Q: In the first eight months of 2021, only 2.2% of venture capital was invested in female-only founded companies. Do you feel welcome and accepted as an underrepresented group in the VC space? 

I am fortunate to be backed by two Black-owned VCs who make it their mission to back women and people of color; Wilshire Lane Capital and Harlem Capital. When it comes to the broader VC landscape, I am often caught between two extremes: Feeling out of place because I am a woman in a sea of men vs. feeling like I belong because of my previous startup experience. In addition to  being a woman, I am also an Asian-American woman which is a rare breed among founders. 

I cannot help but live with the weight of my company and my investors, but I often feel responsible for elevating Asian-American leadership in the VC and startup worlds. Most importantly, though, I am trying to make my parents proud. They immigrated here from China with $20 in their pockets to build a better life for their families, and I am driven to build upon their hard work and legacy.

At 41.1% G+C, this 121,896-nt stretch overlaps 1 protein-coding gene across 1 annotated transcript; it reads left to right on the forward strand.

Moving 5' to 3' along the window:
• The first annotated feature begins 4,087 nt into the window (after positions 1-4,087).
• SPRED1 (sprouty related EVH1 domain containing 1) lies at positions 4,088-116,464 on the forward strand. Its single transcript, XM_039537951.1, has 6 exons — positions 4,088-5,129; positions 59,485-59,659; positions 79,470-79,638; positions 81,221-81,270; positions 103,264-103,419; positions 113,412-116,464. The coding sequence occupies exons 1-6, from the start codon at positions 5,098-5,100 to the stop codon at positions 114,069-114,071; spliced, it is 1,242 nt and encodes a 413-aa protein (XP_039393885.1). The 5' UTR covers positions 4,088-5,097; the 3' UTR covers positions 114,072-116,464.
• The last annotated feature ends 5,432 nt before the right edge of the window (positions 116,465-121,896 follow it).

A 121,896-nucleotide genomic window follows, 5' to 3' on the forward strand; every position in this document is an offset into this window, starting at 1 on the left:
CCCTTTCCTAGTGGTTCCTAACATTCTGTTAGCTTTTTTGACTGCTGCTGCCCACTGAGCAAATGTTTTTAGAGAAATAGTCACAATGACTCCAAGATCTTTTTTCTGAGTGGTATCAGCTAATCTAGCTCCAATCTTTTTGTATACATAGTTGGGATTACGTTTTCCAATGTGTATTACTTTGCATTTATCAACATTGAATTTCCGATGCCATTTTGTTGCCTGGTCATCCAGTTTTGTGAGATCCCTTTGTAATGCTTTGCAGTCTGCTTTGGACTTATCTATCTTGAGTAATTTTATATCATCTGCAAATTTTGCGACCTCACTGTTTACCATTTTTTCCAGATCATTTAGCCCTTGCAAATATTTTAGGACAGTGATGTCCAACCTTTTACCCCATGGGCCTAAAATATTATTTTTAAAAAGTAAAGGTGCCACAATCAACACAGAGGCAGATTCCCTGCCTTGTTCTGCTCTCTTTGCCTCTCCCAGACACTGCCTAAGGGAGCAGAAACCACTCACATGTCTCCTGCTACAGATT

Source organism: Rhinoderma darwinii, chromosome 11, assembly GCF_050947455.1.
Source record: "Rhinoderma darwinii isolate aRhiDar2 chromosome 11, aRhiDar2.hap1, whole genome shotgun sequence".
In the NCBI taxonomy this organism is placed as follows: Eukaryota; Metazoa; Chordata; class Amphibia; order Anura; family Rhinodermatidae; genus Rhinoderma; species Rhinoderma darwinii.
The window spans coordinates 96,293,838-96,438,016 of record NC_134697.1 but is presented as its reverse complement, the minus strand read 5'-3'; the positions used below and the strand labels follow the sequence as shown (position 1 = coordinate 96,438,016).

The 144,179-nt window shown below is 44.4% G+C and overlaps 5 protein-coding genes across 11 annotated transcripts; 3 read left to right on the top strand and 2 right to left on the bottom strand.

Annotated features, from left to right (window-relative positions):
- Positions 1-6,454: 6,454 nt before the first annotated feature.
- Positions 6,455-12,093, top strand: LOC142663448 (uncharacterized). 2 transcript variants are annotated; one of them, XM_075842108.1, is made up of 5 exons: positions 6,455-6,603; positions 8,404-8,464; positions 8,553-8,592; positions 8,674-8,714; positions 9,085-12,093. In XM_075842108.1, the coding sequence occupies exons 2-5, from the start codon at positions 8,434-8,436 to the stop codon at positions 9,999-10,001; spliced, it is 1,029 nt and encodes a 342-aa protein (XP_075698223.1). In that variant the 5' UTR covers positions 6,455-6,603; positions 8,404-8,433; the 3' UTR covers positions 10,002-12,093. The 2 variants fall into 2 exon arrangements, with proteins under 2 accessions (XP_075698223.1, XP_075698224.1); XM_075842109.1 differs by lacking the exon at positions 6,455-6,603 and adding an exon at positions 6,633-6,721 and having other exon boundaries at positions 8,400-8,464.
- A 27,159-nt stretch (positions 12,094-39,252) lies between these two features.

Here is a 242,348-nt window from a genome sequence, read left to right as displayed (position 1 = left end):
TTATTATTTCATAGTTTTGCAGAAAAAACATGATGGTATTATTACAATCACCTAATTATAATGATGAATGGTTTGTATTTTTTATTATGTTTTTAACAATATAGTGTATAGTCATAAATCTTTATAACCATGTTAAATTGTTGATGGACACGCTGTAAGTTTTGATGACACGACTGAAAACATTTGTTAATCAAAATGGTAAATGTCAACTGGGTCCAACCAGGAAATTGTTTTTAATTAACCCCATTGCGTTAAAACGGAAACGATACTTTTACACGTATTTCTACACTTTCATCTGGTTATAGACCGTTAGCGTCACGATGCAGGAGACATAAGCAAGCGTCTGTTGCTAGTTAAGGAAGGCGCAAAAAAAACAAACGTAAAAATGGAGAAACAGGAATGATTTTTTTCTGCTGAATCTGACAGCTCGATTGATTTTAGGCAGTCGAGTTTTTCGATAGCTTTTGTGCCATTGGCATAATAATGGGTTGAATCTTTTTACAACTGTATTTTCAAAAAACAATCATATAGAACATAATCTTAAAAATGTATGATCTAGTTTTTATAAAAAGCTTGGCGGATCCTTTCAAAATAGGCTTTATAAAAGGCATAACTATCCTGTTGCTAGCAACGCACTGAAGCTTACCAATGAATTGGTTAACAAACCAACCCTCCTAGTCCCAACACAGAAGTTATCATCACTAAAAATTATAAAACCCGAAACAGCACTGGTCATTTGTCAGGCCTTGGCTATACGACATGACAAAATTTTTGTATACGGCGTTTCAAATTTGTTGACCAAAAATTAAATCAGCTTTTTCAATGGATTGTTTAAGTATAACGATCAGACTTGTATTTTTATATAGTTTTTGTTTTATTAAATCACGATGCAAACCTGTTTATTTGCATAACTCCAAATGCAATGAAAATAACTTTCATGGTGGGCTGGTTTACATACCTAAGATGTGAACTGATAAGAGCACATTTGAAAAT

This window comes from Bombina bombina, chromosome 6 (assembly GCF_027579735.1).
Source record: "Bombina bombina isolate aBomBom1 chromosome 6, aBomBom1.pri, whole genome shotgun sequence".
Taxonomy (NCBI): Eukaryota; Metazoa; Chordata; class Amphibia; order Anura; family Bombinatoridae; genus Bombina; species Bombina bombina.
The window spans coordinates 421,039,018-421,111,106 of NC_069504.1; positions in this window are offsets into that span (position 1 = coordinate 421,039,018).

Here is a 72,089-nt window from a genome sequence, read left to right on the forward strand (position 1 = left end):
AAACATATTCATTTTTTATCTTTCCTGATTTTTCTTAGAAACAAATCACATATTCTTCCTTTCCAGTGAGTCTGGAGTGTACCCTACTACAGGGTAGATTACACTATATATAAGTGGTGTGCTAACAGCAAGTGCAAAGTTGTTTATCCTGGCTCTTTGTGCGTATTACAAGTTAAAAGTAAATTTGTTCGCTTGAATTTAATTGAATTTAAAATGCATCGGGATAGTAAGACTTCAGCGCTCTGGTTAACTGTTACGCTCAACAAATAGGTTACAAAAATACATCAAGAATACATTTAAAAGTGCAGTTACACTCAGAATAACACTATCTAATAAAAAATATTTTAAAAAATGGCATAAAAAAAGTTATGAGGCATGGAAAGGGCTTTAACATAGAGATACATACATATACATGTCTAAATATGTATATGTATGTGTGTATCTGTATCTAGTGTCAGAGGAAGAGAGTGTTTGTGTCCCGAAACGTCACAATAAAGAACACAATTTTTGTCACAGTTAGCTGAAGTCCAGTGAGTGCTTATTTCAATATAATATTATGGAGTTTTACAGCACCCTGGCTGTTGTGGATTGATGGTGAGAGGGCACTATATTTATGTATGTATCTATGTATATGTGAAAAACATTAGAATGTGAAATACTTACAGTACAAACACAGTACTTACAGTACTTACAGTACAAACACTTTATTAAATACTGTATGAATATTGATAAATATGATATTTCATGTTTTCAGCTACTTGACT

Q: What is your advice for other entrepreneurs trying to scale their own company? 

Being organized and efficient never hurts! Spend the extra few seconds or minutes to build reusable tools or organizational systems that can grow with the business and make everyone’s lives easier. For example, if you are hiring for several roles and managing multiple interview processes, spend the extra few minutes to develop a recruiting dashboard with links to job postings, resumes, LinkedIn profiles, case studies, interview notes and more. This saves you and your team precious time going back and forth sharing the same information over and over again. It also allows you to track your candidate pipeline and hiring processes all in one place. 


Q: What is one challenge you have faced as a female founder? What advice would you give to other entrepreneurs in a similar situation?